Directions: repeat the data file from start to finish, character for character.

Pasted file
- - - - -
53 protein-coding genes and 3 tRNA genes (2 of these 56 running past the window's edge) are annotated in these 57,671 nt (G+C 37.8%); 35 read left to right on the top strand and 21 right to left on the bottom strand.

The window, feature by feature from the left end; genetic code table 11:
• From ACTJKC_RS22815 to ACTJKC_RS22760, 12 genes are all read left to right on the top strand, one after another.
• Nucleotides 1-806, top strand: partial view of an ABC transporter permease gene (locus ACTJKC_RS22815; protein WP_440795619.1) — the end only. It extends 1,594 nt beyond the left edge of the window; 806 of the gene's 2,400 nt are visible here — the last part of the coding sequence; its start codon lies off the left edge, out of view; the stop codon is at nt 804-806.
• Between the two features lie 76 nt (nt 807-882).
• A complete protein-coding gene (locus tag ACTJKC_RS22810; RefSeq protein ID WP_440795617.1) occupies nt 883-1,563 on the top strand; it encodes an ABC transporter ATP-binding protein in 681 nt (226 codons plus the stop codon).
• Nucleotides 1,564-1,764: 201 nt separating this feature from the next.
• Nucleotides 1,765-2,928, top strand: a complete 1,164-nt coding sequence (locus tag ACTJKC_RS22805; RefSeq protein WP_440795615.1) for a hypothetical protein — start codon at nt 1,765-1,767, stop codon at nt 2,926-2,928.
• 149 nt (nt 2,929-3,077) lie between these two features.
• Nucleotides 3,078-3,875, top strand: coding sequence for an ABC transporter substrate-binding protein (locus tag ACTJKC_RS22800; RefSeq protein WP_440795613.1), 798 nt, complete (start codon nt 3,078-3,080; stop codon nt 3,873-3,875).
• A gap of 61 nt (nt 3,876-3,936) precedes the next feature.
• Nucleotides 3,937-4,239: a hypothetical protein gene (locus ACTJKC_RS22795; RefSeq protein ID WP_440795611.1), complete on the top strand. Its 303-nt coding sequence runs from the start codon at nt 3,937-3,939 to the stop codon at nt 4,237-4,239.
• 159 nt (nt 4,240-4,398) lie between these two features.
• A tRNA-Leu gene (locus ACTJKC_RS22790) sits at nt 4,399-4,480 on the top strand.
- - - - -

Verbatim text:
53 protein-coding genes and 3 tRNA genes (2 of these 56 running past the window's edge) are annotated in these 57,671 nt (G+C 37.8%); 35 read left to right on the top strand and 21 right to left on the bottom strand.

The window, feature by feature from the left end; genetic code table 11:
• From ACTJKC_RS22815 to ACTJKC_RS22760, 12 genes are all read left to right on the top strand, one after another.
• Nucleotides 1-806, top strand: partial view of an ABC transporter permease gene (locus ACTJKC_RS22815; protein WP_440795619.1) — the end only. It extends 1,594 nt beyond the left edge of the window; 806 of the gene's 2,400 nt are visible here — the last part of the coding sequence; its start codon lies off the left edge, out of view; the stop codon is at nt 804-806.
• Between the two features lie 76 nt (nt 807-882).
• A complete protein-coding gene (locus tag ACTJKC_RS22810; RefSeq protein ID WP_440795617.1) occupies nt 883-1,563 on the top strand; it encodes an ABC transporter ATP-binding protein in 681 nt (226 codons plus the stop codon).
• Nucleotides 1,564-1,764: 201 nt separating this feature from the next.
• Nucleotides 1,765-2,928, top strand: a complete 1,164-nt coding sequence (locus tag ACTJKC_RS22805; RefSeq protein WP_440795615.1) for a hypothetical protein — start codon at nt 1,765-1,767, stop codon at nt 2,926-2,928.
• 149 nt (nt 2,929-3,077) lie between these two features.
• Nucleotides 3,078-3,875, top strand: coding sequence for an ABC transporter substrate-binding protein (locus tag ACTJKC_RS22800; RefSeq protein WP_440795613.1), 798 nt, complete (start codon nt 3,078-3,080; stop codon nt 3,873-3,875).
• A gap of 61 nt (nt 3,876-3,936) precedes the next feature.
• Nucleotides 3,937-4,239: a hypothetical protein gene (locus ACTJKC_RS22795; RefSeq protein ID WP_440795611.1), complete on the top strand. Its 303-nt coding sequence runs from the start codon at nt 3,937-3,939 to the stop codon at nt 4,237-4,239.
• 159 nt (nt 4,240-4,398) lie between these two features.
• A tRNA-Leu gene (locus ACTJKC_RS22790) sits at nt 4,399-4,480 on the top strand.